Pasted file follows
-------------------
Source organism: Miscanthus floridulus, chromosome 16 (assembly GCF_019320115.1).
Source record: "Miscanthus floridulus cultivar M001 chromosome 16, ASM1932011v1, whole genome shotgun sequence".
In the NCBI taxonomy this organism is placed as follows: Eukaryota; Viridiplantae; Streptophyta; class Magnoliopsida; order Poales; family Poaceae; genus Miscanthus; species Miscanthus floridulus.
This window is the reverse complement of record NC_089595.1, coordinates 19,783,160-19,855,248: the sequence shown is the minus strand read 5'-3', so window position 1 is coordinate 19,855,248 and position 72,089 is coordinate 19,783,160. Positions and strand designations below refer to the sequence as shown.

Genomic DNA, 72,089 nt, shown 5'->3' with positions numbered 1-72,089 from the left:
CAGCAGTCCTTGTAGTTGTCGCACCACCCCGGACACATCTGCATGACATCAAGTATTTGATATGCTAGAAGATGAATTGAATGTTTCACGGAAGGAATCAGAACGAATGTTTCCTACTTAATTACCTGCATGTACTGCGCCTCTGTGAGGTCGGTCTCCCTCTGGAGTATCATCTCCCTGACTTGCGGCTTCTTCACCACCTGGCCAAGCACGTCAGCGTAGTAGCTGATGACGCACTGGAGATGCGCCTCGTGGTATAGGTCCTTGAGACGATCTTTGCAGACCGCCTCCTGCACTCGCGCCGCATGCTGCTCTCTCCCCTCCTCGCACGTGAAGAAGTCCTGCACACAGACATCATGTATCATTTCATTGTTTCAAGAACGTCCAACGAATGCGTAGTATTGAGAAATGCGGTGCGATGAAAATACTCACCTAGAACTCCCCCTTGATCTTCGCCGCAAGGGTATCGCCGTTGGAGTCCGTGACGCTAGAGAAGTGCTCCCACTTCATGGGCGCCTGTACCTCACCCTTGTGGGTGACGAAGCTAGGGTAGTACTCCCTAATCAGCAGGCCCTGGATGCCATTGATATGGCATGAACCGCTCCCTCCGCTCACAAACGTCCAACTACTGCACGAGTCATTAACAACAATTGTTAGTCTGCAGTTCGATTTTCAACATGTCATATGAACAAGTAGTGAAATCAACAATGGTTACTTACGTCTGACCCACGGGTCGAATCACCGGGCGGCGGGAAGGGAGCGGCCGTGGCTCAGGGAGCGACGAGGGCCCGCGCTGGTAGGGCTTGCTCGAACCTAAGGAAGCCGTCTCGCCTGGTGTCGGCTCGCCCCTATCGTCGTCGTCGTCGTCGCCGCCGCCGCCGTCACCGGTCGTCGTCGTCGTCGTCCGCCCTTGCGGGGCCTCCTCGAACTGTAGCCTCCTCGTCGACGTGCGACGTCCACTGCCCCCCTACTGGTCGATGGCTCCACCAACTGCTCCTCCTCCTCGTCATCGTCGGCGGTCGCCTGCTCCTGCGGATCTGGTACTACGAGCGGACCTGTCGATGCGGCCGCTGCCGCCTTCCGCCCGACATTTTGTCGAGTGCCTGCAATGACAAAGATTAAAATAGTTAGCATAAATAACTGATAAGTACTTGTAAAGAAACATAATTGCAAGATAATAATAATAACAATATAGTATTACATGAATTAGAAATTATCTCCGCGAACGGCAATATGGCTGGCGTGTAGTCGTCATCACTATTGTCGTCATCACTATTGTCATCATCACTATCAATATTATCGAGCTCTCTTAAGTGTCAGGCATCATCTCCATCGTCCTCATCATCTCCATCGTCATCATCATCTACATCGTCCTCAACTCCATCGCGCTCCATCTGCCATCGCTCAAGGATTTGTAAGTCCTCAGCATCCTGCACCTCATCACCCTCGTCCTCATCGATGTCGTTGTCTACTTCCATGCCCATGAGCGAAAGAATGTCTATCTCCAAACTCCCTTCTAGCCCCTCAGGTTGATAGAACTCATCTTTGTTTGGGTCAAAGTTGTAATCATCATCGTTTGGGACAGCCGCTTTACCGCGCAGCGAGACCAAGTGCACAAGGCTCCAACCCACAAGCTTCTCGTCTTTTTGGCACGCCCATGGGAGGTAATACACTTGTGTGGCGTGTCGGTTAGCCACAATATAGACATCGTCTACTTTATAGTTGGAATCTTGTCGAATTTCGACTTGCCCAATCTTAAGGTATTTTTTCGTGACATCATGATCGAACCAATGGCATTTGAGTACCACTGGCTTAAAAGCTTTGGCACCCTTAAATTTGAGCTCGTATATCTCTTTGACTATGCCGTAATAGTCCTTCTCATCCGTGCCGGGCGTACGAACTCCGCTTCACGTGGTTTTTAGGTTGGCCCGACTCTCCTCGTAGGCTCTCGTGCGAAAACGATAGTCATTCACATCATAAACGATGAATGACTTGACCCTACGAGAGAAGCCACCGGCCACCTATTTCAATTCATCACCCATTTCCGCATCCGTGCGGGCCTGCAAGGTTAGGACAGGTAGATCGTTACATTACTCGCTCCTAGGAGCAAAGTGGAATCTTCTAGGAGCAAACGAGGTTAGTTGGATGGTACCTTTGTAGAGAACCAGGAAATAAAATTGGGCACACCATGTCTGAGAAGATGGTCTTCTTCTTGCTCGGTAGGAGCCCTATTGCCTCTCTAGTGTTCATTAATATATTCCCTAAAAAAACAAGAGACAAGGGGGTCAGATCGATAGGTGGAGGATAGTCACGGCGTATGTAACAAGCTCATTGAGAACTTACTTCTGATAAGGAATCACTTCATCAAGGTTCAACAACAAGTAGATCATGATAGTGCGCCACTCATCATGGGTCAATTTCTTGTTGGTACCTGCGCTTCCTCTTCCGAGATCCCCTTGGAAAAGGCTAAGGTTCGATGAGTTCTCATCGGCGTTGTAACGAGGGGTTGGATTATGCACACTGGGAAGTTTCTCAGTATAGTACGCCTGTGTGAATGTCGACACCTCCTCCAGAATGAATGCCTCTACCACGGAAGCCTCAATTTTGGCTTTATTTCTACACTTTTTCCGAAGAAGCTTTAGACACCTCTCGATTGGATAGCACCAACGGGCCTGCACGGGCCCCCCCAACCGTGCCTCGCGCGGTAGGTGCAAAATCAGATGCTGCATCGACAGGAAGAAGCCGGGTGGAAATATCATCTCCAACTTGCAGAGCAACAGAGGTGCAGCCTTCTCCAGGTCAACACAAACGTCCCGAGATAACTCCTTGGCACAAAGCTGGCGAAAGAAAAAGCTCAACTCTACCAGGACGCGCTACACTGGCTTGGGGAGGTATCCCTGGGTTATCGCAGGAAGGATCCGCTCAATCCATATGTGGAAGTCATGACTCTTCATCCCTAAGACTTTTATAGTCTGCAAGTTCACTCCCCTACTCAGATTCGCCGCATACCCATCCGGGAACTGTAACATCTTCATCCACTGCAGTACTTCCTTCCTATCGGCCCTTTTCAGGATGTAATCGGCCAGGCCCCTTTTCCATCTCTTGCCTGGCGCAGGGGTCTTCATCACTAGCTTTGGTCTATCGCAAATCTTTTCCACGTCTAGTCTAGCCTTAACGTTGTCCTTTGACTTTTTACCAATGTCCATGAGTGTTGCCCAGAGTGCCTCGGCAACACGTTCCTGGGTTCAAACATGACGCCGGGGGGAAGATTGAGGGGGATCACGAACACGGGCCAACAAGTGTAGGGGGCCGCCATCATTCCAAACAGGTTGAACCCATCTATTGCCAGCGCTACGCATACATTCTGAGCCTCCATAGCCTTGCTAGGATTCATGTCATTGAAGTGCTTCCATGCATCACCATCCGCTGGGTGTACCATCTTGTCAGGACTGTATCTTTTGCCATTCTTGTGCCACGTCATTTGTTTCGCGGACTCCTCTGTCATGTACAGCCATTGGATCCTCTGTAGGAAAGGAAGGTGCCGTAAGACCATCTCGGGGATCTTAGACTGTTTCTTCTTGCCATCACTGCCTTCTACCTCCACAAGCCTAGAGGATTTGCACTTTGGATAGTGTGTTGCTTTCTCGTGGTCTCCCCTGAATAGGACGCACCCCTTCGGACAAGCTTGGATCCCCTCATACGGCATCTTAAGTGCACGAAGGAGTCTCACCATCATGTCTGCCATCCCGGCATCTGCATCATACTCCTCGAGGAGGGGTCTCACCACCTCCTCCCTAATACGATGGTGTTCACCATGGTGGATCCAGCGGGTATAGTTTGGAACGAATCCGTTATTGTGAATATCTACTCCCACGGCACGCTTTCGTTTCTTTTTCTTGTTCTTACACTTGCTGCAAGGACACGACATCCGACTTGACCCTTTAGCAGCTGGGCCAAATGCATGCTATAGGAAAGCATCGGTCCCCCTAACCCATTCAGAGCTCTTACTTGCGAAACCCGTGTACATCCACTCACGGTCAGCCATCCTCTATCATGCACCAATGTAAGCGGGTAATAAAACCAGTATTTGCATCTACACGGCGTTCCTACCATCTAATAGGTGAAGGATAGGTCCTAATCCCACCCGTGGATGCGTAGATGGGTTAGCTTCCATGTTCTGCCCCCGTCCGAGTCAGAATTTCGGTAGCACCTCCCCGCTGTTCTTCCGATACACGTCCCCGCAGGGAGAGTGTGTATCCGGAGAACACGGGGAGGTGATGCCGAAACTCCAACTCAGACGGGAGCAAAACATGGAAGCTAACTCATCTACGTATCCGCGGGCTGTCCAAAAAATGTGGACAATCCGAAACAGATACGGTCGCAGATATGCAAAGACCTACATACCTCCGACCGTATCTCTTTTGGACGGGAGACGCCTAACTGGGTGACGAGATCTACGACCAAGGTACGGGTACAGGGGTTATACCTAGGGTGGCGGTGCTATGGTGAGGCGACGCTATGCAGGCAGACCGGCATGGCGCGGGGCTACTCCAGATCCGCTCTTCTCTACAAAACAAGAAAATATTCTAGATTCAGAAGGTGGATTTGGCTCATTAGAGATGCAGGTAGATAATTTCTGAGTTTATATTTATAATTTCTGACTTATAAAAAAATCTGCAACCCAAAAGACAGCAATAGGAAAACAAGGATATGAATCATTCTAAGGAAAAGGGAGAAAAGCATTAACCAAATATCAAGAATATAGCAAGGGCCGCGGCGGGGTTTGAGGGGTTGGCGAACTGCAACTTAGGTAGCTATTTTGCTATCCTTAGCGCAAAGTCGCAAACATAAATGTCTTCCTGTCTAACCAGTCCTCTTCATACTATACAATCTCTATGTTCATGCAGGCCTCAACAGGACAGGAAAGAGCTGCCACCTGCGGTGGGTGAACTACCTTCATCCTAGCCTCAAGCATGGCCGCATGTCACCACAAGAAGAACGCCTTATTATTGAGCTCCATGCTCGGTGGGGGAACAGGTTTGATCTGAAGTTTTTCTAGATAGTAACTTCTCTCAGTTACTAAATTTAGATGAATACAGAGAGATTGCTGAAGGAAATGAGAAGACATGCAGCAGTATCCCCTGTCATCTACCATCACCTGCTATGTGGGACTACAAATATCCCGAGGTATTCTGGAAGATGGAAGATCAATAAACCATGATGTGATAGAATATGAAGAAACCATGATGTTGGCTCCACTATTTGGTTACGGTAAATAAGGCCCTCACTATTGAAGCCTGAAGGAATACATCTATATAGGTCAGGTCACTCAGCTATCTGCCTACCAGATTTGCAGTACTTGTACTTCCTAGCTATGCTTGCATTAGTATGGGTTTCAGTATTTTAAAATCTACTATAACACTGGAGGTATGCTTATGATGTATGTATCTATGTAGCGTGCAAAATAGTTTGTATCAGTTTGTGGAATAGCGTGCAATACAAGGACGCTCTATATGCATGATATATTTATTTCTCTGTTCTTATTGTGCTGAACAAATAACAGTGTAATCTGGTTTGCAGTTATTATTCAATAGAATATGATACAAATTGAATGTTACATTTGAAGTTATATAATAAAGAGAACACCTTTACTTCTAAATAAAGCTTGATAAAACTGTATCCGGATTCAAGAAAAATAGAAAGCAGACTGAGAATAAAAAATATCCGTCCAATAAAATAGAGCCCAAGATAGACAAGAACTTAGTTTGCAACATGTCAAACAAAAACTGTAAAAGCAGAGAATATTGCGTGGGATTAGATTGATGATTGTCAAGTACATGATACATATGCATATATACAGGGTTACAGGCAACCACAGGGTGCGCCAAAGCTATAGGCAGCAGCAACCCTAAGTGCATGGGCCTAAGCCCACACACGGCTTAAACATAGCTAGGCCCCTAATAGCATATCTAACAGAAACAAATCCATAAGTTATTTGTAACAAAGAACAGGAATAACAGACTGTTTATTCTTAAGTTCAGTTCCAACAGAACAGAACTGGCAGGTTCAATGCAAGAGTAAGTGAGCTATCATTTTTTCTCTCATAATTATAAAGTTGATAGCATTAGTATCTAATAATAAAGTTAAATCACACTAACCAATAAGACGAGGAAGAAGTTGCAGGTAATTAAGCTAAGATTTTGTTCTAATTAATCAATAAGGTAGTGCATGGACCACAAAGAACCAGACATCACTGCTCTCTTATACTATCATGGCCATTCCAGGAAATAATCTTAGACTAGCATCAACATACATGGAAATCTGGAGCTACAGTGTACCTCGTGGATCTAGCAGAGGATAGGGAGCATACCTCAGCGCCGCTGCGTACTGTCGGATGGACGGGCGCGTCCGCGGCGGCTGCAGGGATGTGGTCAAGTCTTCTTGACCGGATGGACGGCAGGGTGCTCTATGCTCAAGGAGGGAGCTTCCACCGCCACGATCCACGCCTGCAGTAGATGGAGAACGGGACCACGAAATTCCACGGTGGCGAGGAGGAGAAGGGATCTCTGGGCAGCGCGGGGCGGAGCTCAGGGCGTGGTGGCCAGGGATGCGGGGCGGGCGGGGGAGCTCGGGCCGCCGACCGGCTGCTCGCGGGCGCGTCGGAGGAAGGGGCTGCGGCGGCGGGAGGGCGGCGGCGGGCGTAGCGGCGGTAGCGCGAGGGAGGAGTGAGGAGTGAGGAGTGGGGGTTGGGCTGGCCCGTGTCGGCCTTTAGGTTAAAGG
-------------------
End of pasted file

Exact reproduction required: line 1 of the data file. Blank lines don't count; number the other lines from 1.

Source organism: Miscanthus floridulus, chromosome 16 (assembly GCF_019320115.1).